– The National Park Passport Cancellation Stamp location is at a large information kiosk between the Vietnam Memorial and the Lincoln Memorial.
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This is happening!! The kids and @heddur and I are psyched. Sic semper tyrannis (NP #28) #FindYourPark

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Ford’s Theatre

This was the reason we made the trip in the first place. My kids are history buffs and in particular, my 8 year old is obsessed with the Civil War. Last summer we visited a ton of Civil War-era places like Gettysburg, Appomattox Courthouse, Fort Sumter, and Richmond’s Tredegar Ironworks. We had tickets for the 2:00 entry. Even though our tickets had seats on it, there was no assigned seating. At 1:45PM we lined up outside the theatre. At 2:00, our tickets were scanned and we were let into the self-guided museum.

The museum has everything you can possibly want to know about Lincoln’s assassination. There were exhibits explaining the mindset of the country as well as the disagreements. It also explains, in depth, the conspirators, their motivations, and their outcomes. There was a cool exhibit where you could feel the size of the gun John Wilkes Booth used.
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After you spend some time at the exhibit, you journey up to the balcony of the newly renovated Ford’s Theatre. There, someone from the National Parks Service gives a brief introduction and answers questions from the audience. We were able to gain a great view of the balcony box where Lincoln was sitting.

After the Q&A we walked across the street to the Petersen House which was the building Lincoln was taken to after he was shot and the house where he died the next morning. We walked through that building and saw room in which he died. Pretty cool. This building led to the Lincoln Center for Education and Leadership which was featuring a temporary exhibit called “Silent Witnesses:Artifacts of the Lincoln Assassination”. This was by far the coolest part of the day. In this exhibit we saw the coat and the hat Lincoln wore that night to the theatre as well as the gun used by John Wiles Booth. This was the first time since 1865 that the hat and the gun were in the same room. Pretty amazing.Check out this video:

Here’s what you need to know:

– It costs money and you should book early. When we were waiting in line to enter people were being turned away because it was sold out. Purchase tickets here.
– Tours are staggered every 30 minutes. You can line up as late as 5 minutes before your time.
– There is a parking garage right next door to the theatre that is a flat fee of $15 per day. There is elevator access from the garage straight into the theatre.
– There are 2 bookstore/gift shops: in the Ford’s Theatre lobby and in the Center for Education and Leadership across the street. The one at the theatre also has a small snackbar.
– Take your time at the exhibit downstairs. There’s a lot to see and once you leave you can’t return.
– The National Park Passport Cancellation Stamp location is at the bookshop in the Ford’s Theatre Lobby.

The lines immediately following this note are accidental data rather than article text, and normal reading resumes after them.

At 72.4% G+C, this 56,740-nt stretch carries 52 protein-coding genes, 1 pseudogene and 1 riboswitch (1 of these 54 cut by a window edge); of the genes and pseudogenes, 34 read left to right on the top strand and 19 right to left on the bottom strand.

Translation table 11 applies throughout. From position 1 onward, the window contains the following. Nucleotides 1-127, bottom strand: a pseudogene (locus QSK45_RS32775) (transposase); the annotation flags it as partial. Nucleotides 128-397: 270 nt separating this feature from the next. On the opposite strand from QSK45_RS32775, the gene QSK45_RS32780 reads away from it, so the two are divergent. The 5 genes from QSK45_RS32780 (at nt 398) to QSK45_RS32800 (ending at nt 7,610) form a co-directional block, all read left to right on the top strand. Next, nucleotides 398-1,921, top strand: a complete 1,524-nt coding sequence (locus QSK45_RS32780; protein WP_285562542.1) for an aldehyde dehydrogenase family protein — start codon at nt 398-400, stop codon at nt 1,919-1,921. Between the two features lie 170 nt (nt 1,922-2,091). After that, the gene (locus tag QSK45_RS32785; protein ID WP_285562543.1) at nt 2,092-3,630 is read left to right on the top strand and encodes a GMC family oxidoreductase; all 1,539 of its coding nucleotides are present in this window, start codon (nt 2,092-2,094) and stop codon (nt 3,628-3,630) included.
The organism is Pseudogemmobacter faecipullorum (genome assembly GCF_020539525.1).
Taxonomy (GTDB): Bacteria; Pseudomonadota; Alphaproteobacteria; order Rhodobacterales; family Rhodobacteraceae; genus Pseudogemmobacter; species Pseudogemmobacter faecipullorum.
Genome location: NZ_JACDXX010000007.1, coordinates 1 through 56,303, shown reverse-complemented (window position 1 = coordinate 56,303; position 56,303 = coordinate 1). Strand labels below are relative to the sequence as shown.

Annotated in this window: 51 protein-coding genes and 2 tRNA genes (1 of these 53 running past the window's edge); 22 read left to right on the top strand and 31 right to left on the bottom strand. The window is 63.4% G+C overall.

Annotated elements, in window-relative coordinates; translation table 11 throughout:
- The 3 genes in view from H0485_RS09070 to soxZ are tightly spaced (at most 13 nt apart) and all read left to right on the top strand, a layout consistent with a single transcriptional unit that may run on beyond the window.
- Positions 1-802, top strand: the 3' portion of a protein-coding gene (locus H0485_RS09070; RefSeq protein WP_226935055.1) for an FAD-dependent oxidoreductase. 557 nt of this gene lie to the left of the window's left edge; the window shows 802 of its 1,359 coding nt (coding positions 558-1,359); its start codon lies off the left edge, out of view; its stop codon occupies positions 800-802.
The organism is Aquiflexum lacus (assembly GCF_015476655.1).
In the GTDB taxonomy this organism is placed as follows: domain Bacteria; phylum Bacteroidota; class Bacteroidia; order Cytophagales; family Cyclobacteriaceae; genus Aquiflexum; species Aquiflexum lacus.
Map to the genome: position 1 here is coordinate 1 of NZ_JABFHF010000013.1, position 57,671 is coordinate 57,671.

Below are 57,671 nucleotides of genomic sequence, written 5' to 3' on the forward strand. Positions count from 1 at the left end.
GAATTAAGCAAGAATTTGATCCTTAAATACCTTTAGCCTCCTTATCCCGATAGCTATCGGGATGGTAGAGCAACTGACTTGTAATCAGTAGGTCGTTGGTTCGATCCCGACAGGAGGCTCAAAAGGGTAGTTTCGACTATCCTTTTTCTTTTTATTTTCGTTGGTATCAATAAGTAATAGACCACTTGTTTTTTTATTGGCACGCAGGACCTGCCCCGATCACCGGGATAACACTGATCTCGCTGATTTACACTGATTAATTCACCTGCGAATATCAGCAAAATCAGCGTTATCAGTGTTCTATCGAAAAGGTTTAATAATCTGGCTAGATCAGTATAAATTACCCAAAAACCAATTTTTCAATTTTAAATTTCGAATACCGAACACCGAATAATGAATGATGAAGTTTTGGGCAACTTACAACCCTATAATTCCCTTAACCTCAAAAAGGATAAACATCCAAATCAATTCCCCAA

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Robert E Lee slept here. (NP #30) #FindYourPark

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Arlington House: Robert E Lee Memorial & Washington Memorial Parkway

We had a pleasant surprise by stumbling across 2 additional National Parks in our travels. The first was Arlington House inside Arlington National Cemetery. This is the home of Robert E. lee that was taken away from him when he turned down the offer to lead the Union Army in the Civil War and, instead, join the Confederacy. As a result, the union took over his land and used it as a burial ground for the union army. This building was quite interesting. It had a full house worth of original 19th century furnishings and it was very interesting to hear about the Custis family that owned it. Did you know that Robert E. Lee was related to George Washington?

Here’s what you need to know:

– It’s free!
– The Arlington House is a building behind the eternal flame at President John F. Kennedy’s gravesite
– There is a great view of the Lincoln Memorial, Washington Monument, and Capitol Building from the outside of the house
– The National Park Passport Cancellation Stamp location is at the bookshop behind the house. This bookshop also carries the stamp of Washington Memorial Parkway as the Marine Corp War Memorial is the start of the Parkway.
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Goal: 100 National Parks by 2020

In all we actually saw 10 National Parks in 2 days with 8 of them being new! (We visited the Lincoln Memorial and the World War 2 Memorial for the second time). Along the way I shot some video footage and compiled it together in this short video. Check it out!

I want to finish this post with one last note. I witnessed one of the coolest things this past weekend. It was my daughter concentrating on getting the perfect angle for a picture. I love to take photographs and to see her getting into photography is one of the most rewarding things imagineable. I took a picture of her taking a picture and out of this entire weekend, it will be the thing I cherish the most.

Getting THE shot of @evigraceng getting THE shot. Natl Parks inspire photography #FindYourPark

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View our family’s progress towards our goal to visit 100 National Park units by 2020 here!

Gregory Ng

GOAL: Visit 100 National Parks as a family by 2020. Favorite Parks: Zion National Park, Mt Rainier National Park, Valley Forge National Historical Park